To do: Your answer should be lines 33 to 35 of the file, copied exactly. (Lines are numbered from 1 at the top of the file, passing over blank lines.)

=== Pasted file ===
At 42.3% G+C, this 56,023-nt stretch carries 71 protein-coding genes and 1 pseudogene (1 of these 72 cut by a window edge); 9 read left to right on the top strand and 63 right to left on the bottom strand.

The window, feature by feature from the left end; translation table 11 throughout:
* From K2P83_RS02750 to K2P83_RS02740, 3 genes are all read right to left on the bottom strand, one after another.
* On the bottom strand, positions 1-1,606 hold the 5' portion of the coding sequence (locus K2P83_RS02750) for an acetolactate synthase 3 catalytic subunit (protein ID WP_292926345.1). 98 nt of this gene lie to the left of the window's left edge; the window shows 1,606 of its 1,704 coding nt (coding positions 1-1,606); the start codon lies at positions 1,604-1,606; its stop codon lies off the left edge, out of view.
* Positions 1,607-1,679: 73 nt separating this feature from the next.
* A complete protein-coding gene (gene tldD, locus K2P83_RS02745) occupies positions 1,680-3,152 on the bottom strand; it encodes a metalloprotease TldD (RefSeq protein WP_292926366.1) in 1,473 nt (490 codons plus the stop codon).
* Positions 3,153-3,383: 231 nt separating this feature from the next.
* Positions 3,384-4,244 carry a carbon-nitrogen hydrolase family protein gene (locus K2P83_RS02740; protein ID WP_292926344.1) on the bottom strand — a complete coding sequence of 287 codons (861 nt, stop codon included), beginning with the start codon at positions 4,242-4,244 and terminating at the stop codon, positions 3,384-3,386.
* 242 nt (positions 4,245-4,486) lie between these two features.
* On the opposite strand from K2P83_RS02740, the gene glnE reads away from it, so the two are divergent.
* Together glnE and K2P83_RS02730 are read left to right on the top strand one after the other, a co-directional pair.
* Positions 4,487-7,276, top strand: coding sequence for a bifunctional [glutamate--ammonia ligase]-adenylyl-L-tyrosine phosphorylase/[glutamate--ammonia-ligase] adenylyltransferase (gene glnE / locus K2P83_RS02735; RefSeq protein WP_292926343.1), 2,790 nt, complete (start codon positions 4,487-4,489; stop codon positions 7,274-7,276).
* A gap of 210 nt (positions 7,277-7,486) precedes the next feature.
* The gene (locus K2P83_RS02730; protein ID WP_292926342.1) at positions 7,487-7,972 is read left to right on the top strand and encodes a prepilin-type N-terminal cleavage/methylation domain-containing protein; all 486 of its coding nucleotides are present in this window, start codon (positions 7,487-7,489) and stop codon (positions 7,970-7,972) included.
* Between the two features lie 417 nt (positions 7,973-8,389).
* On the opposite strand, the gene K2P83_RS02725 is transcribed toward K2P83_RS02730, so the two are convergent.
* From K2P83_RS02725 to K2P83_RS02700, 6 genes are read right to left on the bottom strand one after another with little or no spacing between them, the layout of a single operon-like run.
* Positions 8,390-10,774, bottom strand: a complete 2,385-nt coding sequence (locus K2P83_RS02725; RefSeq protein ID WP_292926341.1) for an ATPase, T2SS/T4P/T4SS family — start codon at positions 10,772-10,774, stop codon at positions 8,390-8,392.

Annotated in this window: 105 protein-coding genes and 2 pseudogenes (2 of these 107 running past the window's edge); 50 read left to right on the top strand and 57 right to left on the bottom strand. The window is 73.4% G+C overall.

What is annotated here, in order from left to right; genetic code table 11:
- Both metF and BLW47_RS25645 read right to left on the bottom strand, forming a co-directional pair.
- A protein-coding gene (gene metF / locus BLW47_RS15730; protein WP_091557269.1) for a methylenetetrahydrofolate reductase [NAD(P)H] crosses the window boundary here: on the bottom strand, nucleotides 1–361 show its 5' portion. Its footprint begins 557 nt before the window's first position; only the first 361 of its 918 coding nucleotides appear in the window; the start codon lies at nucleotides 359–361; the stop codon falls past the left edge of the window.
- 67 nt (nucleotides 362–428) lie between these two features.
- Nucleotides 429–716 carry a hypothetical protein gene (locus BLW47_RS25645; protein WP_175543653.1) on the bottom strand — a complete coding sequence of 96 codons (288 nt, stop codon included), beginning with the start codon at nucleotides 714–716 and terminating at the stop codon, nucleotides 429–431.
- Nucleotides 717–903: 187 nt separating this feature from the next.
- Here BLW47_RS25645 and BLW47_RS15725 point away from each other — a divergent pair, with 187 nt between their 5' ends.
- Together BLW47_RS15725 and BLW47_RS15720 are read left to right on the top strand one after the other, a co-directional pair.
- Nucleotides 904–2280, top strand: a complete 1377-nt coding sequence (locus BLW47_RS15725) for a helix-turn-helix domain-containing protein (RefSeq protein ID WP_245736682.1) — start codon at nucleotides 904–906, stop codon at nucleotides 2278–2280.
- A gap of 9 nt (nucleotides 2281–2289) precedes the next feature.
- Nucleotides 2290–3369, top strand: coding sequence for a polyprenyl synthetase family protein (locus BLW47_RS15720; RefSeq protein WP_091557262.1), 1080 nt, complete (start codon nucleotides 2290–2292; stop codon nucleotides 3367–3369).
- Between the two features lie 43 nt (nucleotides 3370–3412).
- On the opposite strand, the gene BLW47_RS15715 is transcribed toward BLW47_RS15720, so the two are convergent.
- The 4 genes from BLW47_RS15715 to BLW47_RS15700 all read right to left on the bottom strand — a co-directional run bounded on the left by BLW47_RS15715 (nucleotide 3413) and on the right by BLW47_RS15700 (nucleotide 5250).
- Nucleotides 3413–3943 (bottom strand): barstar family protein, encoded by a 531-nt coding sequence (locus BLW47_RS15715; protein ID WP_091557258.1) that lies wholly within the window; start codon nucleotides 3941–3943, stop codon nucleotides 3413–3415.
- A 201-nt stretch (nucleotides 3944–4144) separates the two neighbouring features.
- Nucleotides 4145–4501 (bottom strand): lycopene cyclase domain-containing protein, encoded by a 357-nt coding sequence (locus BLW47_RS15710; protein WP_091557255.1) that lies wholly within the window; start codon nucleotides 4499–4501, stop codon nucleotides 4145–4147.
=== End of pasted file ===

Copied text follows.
- The 4 genes from BLW47_RS15715 to BLW47_RS15700 all read right to left on the bottom strand — a co-directional run bounded on the left by BLW47_RS15715 (nucleotide 3413) and on the right by BLW47_RS15700 (nucleotide 5250).
- Nucleotides 3413–3943 (bottom strand): barstar family protein, encoded by a 531-nt coding sequence (locus BLW47_RS15715; protein ID WP_091557258.1) that lies wholly within the window; start codon nucleotides 3941–3943, stop codon nucleotides 3413–3415.
- A 201-nt stretch (nucleotides 3944–4144) separates the two neighbouring features.